The Institutionalisation Of Venality
A recent piece of breaking news from the New York Times couldn’t but provoke thoughts of what is happening around our Country of a Thousand Cabinet Members.
The headline in the Times read:
“New York Congressman Resigns After Internet Postings” and went on to a brief description of what had occurred, saying “Representative Chris Lee of New York, caught in the midst of a scandal involving a shirtless photo he reportedly sent to a woman on the Internet, has stepped down, according to a senior Congressional official.”
In contrast, what has apparently transpired recently in Sri Lanka certainly bears comparison.
As everyone and his dog probably knows now, a woman referred to as “Jeena,” who, it has been suggested, is the country’s most notorious brothel-keeper, was arrested for running a bawdy house and her operation closed down. No sooner had this happened than this newspaper published the scurrilous news that this operation has led a charmed life by virtue of it being frequented by the rich and famous (and powerful), specifically naming a member of the current cabinet of Sri Lanka as one of its established patrons who had, almost literally, been caught with his pants down at the time of a police raid on the premises!
The hurrah boys of the current regime, of course, began to sing from their old “Praise Our Lord” hymn book, extolling the virtues of a government that was safeguarding our moral sensibilities by shutting down this whore-house.
Short-lived euphoria unfortunately, because, before you could say “Hey presto,” the lady while still in her police cell had her brothel operating again.
This is in stark contrast to what has happened in one of the most notorious fleshpots of the Western world, New York, as the breaking news item I opened this piece with proves.
Shouldn’t this give pause to those who are constantly extolling the virtues of this land and claiming that we are incapable, not only of doing wrong, but even of making mistakes or errors of judgement? Unfortunately not.
If proof be needed of the monumental hypocrisy of too many of our fellow citizens, I will bet the proverbial dollars to donuts that this column will be greeted with the usual barrage of abuse, more often than not in rather poor English, which will accuse me of denigrating the Master Race that inhabits this land. No matter. To those whose never-ending refrain is, “This is Sri Lanka, love it or leave it,” I have the old response of Vietnam war-resisters: “I love it, you leave it!”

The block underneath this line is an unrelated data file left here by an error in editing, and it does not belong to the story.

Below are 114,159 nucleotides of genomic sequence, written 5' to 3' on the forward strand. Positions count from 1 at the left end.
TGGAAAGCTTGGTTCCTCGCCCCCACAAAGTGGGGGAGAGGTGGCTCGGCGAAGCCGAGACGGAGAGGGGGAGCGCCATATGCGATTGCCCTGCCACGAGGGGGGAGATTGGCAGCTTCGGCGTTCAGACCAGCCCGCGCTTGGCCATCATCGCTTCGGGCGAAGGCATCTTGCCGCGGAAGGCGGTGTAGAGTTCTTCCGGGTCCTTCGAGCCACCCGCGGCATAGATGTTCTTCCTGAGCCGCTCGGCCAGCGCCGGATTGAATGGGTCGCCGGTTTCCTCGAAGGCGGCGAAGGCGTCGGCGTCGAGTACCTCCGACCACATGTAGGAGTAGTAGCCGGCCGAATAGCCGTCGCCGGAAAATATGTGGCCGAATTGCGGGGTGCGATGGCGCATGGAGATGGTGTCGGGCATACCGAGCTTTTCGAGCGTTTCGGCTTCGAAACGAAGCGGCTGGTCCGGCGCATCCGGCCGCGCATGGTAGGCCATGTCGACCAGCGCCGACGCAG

That side-bar taken care of, let’s return to this discussion.
Why is it that the Sri Lankan public is so tolerant of the moral turpitude that is so much a part of the life style of ruling clique whose monumental hypocrisy drives them to delivering a never ending barrage of moral pronouncements on a long-suffering public? I would suggest that it is not an abandonment of traditional morality, whatever that is, but a grim acceptance of the reality of a state where those who wield authority do so without any adherence to moral or ethical rules of any description – “Sinhala Buddhist,” “Thuppahi” or any other brand.
A recent discussion with one of my village friends was most revealing in that context.
As do most conversations these days, we began to talk about the upcoming Pradeshiya Sabhawa elections. It seemed like the same bandits that had pocketed the contents of the local purse for the past goodness knows how many years were again offering their ‘services’ to the voting public. Their corruption and plunder of public funds was an established fact, acknowledged by the vast majority of the people who lived within their jurisdiction.
I was a little taken aback when my friend’s response was that he (and probably the majority of his friends) would be voting for one or several of the incumbents whom he freely admitted were scoundrels who had misappropriated funds that were supposed to be used to improve conditions in the area. When I asked, “Why?” his answer was clear and unambiguous: these fellows had established the ‘connections’ throughout the ‘system’ that enabled them to exert ‘influence’ if such as my friend needed that ‘influence’ exerted.
For instance, if a voter was on the way to being prosecuted for some breach of the law, the local politician would be the first point of contact in the ‘influence chain.’ If that worthy was not able to deliver the goods – get the voter bailed out of a police cell for being in possession of kasippu, for instance – you went up the ladder of political influence. That every step up this ladder had, literally, a price attached to it was treated as a fact of life. Also, each additional step up the ladder of influence had an escalating cost because ‘More Important’ people needed more money to keep their wheels (and those of injustice) turning.
I would describe my friend’s attitude towards all of this as one that went beyond resignation to a very unsatisfactory state of affairs to one which acknowledged the reality of the status quo and sought to deal with it in a manner that produced the least complication and discomfort and the maximum in the way of satisfactory outcome.
Is this a jaundiced view of the rule of law (or its absence) and the existence of a corrupt state of affairs in day-to-day life? I think not. It really is the sad reality because of the readiness to adapt to a totally corrupt system because there doesn’t seem to be any alternative to it. The end result is that the victim is complicit with the perpetrator in the commission of the crime.
A Post-Script to those who consistently accuse me of being a ‘Colombian,’ whatever that is: I do not now nor ever have lived in Colombo. I was born in Tumpane and have lived the rest of my Sri Lankan existence in the adjacent Harispattuwa. In the circumstances, I suspect that those who seek to make me a denizen of Colombo, as are most of the Rajapaksas, have something to learn about the geography of this country!